cis-Jasmone, or (Z)-jasmone, is well known as a component of plant volatiles, and its release can be induced by damage, for example during insect herbivory. Using the olfactory system of the lettuce aphid to investigate volatiles from plants avoided by this insect, (Z)-jasmone was found to be electrophysiologically active and also to be repellent in laboratory choice tests. In field studies, repellency from traps was demonstrated for the damson-hop aphid, and with cereal aphids numbers were reduced in plots of winter wheat treated with (Z)-jasmone. In contrast, attractant activity was found in laboratory and wind tunnel tests for insects acting antagonistically to aphids, namely the seven-spot ladybird and an aphid parasitoid. When applied in the vapor phase to intact bean plants, (Z)-jasmone induced the production of volatile compounds, including the monoterpene (E)-β-ocimene, which affect plant defense, for example by stimulating the activity of parasitic insects. These plants were more attractive to the aphid parasitoid in the wind tunnel when tested 48 h after exposure to (Z)-jasmone had ceased. This possible signaling role of (Z)-jasmone is qualitatively different from that of the biosynthetically related methyl jasmonate and gives a long-lasting effect after removal of the stimulus. Differential display was used to compare mRNA populations in bean leaves exposed to the vapor of (Z)-jasmone and methyl jasmonate. One differentially displayed fragment was cloned and shown by Northern blotting to be up-regulated in leaf tissue by (Z)-jasmone. This sequence was identified by homology as being derived from a gene encoding an α-tubulin isoform. Plants have evolved a variety of mechanisms to withstand the damage and stresses caused by pathogens and herbivorous animals, as well as by many abiotic factors. One such mechanism involves the emission of volatile compounds, either constitutively or as a result of biotic infestation or physical damage, which can affect pathogen development and the behavior of insect herbivores searching for a food source. A recent review by Agrawal and Karban (1) compares the benefits to the plant of constitutive gene expression and induced defense strategies. Constitutively produced plant volatiles play a role in attracting pollinators and seed-dispersing animals; in addition, they can repel a wide range of potential herbivores and attract a smaller number of pest species that have evolved to take advantage of these chemicals in finding food. Plant volatiles that are induced on damage to repel insect attack also may act as an indirect plant defense mechanism by attracting other insects that prey on or parasitize the herbivores. Such compounds also may act as signals between plants, whereby defense mechanisms are induced in undamaged plants in response to volatiles produced by neighboring infested plants, and specific volatiles, methyl salicylate and methyl jasmonate, have been implicated (2–5). Compounds containing six carbon atoms, e.g., (E)-2-hexenal, which are rapidly emitted from damaged or wounded plant tissue, also have recently been shown to induce the expression of defense-related genes in intact plants (6). The investigation of insect interactions with plant volatiles is now greatly facilitated by using sophisticated electrophysiological techniques, in particular gas chromatography (GC) coupled directly to neuronal or single-cell recording (SCR) from the olfactory organs of insects. Methyl salicylate, which was found to repel aphids (Homoptera: Aphididae) such as the black bean aphid, Aphis fabae, and cereal aphids including the grain aphid, Sitobion avenae, and also to inhibit attraction to their host plants (7, 8), originally was discovered to be an aphid signal by SCR on the antenna of the bird-cherry-oat aphid, Rhopalosiphum padi (7). More than 30 species of insects, both plant feeders and their natural enemies, from five orders subsequently have been found, by SCR and by recording from the whole antenna (electroantennography, or EAG), to possess olfactory receptors for this compound (C.M.W., unpublished work). Subsequently, Raskin's group (3) showed that methyl salicylate may act as an airborne plant signal mediating plant pathogen resistance. Following the successful use of the techniques outlined above, we began the investigation of other plant/aphid interactions, selecting plants that were nonhosts for certain aphid species or morphs. Ribes nigrum, the black currant (Saxifragaceae), which with other Ribes species is the winter (primary) host of the lettuce aphid, Nasonovia ribis-nigri, was studied as part of the investigation. This plant is attractive to the morphs of N. ribis-nigri produced in the autumn but is avoided by, and indeed repellent to, the spring and summer morphs, which are attracted to the summer (secondary) hosts such as lettuce, Lactuca sativa (Asteraceae). In this paper, we describe how cis-jasmone, or (Z)-jasmone, a component of flower volatiles also known to be induced on damage to plant vegetative tissue (9, 10), was located in the volatile profile of R. nigrum by coupled GC-EAG on the summer morph of N. ribis-nigri. (Z)-Jasmone was singled out from other electrophysiologically active compounds in the extract because of its clear biosynthetic association to the stress-induced jasmonic acid or octadecanoid pathway. The compound was shown to be repellent to this aphid in laboratory tests and the generality of its repellent activity for aphids was demonstrated in field trials with other species. In addition, the effects of (Z)-jasmone on two natural control agents of aphids, a predator, the seven-spot ladybird, Coccinella septempunctata (Coleoptera: Coccinellidae), and the aphid parasitoid Aphidius ervi (Hymenoptera: Braconidae), were determined. Finally, the bean plant Vicia faba (Fabaceae) was exposed to (Z)-jasmone in the vapor phase to investigate whether this compound affects insect behavior by altering the release of volatiles and gene expression by the plant.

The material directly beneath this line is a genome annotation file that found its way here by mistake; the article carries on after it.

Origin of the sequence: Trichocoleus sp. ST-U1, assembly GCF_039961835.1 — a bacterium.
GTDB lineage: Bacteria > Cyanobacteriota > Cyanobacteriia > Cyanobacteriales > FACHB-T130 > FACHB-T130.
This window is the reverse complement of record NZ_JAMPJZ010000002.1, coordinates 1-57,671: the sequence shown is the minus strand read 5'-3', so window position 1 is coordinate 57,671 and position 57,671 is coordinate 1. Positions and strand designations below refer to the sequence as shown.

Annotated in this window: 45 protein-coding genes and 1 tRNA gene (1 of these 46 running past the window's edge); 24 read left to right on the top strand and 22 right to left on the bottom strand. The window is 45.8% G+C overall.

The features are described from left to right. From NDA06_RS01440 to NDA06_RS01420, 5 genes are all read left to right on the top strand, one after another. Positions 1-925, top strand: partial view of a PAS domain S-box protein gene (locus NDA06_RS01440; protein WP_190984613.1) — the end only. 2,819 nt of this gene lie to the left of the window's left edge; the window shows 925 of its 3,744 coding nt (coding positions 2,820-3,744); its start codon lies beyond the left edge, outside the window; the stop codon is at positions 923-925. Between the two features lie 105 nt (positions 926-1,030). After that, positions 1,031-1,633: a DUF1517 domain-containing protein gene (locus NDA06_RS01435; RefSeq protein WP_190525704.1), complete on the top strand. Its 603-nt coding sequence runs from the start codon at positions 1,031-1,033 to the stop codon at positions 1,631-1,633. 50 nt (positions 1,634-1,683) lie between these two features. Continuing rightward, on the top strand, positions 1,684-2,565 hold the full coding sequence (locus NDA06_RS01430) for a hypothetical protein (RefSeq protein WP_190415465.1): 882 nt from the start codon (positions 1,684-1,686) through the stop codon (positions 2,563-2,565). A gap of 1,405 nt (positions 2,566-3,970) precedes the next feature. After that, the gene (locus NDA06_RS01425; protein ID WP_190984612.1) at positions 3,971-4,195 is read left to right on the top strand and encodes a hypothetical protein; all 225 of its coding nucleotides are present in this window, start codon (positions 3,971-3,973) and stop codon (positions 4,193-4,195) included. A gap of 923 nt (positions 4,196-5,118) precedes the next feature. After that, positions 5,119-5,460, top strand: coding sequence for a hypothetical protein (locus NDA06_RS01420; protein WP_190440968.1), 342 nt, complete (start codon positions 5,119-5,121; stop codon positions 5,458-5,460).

|Keywords||RRES175; 175_Entomology; 175_Plant sciences; 175_Biochemistry|
|Year of Publication||2000|
|Journal||Proceedings of the National Academy of Sciences of the United States of America|
|Journal citation||97 (16), pp. 9329-9334|
|Digital Object Identifier (DOI)||doi:10.1073/pnas.160241697|
|Open access||Published as bronze (free) open access|
|Funder project or code||437|
|Online||18 Jul 2000|
|Publication process dates|
|Accepted||25 May 2000|
|Publisher||National Academy of Sciences|
Permalink - https://repository.rothamsted.ac.uk/item/884w2/new-roles-for-cis-jasmone-as-an-insect-semiochemical-and-in-plant-defense